Berklee College of Music is offering a free course Introduction to Music Production online through Coursera. The six-week course is geared towards artists and producers who have never taken a formal music production course, and it will cover the basics of recording, mixing, programming and synthesis.
One of the best ways to learn how to produce a great sounding mix and master is to listen to other great albums. By tuning your ears to some of the best mixes that have been produced, you will sharpen your sense of arranging / mixing and learn how your monitors behave at the same time. Here are four iconic albums that are considered by many to be examples of some of the best of music recording and production. Ignore them at your peril.
Although the possibilities of working with a lot of virtual instruments are incredibly vast, one of the pitfalls is that your music can start to sound inorganic and manufactured. Drums especially can lack character when every note is a quantized sample. Here are three tips that you can use to make your sampled drums sound more realistic and more musical.
Having enough headroom from recording is essential to the mixing and mastering process. Also, there’s no better way to add headroom than from recording your tracks properly at the start. Here’s why headroom matters, as well as two tips for creating headroom in your mix in the recording process.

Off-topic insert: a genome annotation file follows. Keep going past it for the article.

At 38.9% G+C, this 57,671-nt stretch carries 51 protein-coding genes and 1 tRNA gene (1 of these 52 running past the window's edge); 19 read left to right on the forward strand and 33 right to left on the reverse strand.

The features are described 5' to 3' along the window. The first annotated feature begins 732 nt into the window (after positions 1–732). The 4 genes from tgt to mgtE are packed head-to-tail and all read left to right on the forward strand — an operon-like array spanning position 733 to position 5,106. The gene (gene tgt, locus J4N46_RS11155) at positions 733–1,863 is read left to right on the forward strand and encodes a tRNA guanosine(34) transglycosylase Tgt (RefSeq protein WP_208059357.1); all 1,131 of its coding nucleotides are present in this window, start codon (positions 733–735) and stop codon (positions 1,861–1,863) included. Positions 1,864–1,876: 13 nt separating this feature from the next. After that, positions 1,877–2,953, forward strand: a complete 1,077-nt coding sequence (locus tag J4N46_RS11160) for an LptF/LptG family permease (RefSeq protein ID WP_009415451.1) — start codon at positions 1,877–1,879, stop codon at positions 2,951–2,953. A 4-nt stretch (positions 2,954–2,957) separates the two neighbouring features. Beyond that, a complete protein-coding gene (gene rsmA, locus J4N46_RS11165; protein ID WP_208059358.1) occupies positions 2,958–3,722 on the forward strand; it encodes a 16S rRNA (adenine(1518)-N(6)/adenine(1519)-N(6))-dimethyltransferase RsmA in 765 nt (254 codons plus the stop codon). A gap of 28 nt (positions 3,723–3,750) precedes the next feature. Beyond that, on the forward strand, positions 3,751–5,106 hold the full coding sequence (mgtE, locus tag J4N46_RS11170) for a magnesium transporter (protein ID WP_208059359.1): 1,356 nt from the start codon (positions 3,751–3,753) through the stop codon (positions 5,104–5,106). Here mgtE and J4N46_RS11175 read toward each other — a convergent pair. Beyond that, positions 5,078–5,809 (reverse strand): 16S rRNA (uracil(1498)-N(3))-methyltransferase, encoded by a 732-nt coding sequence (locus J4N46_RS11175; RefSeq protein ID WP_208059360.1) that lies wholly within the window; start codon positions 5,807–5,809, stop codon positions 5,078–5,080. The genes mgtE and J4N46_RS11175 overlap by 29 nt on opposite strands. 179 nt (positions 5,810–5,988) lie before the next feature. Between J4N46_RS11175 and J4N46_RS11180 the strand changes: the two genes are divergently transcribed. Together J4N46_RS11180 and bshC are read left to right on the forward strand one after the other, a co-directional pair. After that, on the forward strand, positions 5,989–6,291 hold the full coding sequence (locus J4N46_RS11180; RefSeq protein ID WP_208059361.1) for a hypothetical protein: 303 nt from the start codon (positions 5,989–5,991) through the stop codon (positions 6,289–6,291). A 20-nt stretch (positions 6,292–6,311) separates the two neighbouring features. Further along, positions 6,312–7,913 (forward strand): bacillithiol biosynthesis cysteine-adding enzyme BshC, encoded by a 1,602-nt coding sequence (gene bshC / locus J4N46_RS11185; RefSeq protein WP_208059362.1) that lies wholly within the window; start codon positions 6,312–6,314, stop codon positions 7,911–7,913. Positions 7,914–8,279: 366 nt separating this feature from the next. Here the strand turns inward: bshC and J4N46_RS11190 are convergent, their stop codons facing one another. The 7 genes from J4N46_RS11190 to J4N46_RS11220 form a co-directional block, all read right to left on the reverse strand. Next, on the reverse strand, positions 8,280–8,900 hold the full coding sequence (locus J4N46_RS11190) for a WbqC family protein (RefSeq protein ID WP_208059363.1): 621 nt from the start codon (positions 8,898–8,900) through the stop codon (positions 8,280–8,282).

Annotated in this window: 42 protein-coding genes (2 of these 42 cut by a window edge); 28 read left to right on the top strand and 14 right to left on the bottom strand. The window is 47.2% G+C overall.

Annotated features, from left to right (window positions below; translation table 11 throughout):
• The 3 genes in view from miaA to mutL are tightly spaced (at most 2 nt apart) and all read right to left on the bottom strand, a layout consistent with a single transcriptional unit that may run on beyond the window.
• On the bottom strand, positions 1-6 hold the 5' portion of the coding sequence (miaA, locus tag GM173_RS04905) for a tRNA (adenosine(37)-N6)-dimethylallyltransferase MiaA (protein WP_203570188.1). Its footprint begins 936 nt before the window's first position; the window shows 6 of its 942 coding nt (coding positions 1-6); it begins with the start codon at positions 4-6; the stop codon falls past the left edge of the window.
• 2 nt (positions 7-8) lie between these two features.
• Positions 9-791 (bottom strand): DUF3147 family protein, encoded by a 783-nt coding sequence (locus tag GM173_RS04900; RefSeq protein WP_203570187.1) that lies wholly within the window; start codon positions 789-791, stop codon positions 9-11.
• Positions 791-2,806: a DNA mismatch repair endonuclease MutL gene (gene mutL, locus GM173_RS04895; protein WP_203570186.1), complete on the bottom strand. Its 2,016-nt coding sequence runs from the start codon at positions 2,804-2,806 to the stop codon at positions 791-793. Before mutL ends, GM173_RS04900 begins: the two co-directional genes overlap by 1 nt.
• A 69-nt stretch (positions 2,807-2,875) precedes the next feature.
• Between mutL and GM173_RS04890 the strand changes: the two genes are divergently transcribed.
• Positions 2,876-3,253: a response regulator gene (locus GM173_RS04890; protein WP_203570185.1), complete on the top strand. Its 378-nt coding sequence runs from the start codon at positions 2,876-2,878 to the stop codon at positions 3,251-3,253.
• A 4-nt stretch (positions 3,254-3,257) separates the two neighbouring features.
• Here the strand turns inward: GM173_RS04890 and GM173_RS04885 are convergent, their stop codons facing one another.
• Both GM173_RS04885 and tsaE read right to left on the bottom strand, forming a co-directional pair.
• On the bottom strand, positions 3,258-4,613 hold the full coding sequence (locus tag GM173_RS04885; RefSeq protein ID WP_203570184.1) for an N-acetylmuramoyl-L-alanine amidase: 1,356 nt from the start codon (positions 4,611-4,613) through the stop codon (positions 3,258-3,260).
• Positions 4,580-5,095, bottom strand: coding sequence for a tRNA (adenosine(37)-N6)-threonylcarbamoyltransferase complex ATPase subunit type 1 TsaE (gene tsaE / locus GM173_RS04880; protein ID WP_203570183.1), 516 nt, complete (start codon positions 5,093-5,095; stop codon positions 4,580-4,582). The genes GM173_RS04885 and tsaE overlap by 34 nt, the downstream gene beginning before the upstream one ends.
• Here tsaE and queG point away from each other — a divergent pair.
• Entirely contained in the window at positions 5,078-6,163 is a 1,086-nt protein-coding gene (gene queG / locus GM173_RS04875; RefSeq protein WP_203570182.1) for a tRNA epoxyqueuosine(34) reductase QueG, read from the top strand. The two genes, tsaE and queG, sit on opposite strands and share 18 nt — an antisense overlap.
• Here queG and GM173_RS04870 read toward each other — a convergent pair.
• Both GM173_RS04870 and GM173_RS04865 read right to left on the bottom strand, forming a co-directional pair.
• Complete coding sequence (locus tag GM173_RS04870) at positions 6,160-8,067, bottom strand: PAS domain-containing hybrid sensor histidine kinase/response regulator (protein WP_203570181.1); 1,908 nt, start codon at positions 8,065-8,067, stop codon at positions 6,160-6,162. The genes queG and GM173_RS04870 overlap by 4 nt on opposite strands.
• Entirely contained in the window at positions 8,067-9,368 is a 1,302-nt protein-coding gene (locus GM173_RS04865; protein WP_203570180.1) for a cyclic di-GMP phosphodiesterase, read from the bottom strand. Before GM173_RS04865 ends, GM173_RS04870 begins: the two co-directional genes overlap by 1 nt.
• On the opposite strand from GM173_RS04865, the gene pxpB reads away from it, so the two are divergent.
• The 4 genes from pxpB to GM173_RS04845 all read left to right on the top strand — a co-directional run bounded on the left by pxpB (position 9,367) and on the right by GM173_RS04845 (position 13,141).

Phase cancellation is one of the more overlooked troublemakers in audio production. Yet, dealing with phase cancellation is an important part of any good mixing and mastering process. One of the best ways is to head it off from the beginning by using the 3-1 rule of mic placement. By using this simple ratio, you can reduce the likelihood of phase cancelling.
The classical guitar is one of the most articulate and expressive instruments to record. As a result, it takes extra effort to record it well–capturing the nuanced details, bright tones, and deep resonance. Here are some tips for recording classical guitar that will help you capture the full breadth of the instruments range.
For Logic Pro users, there are always new recording, mixing and mastering techniques that can be incorporated to better project workflow. To make the most of Apple’s flagship audio software, these three resources are a great way learn those techniques for producers who are only scratching the surface on Logic Pro’s potential.
Some indie producers have rediscovered cassette as a medium for adding analog color into their mix. While this is, for the most part, not the best way to add warmth to digital recordings, there are some cool effects that can be had by incorporating an cassette deck insert into your workflow.
Following up on our last post on the basic technical rules of vocal recording, here are three basics for getting the best performance from your singer. A better performance makes for a better recording and, ultimately, a better mix and master. Stick to these principles and you’ll be on the right track to getting a great sound.
While there are endless ways to record vocals, it’s actually not that tricky to get a good, clean recording from a singer. Here are three basic tips for recording vocals that are easy and will almost always get you a great sound.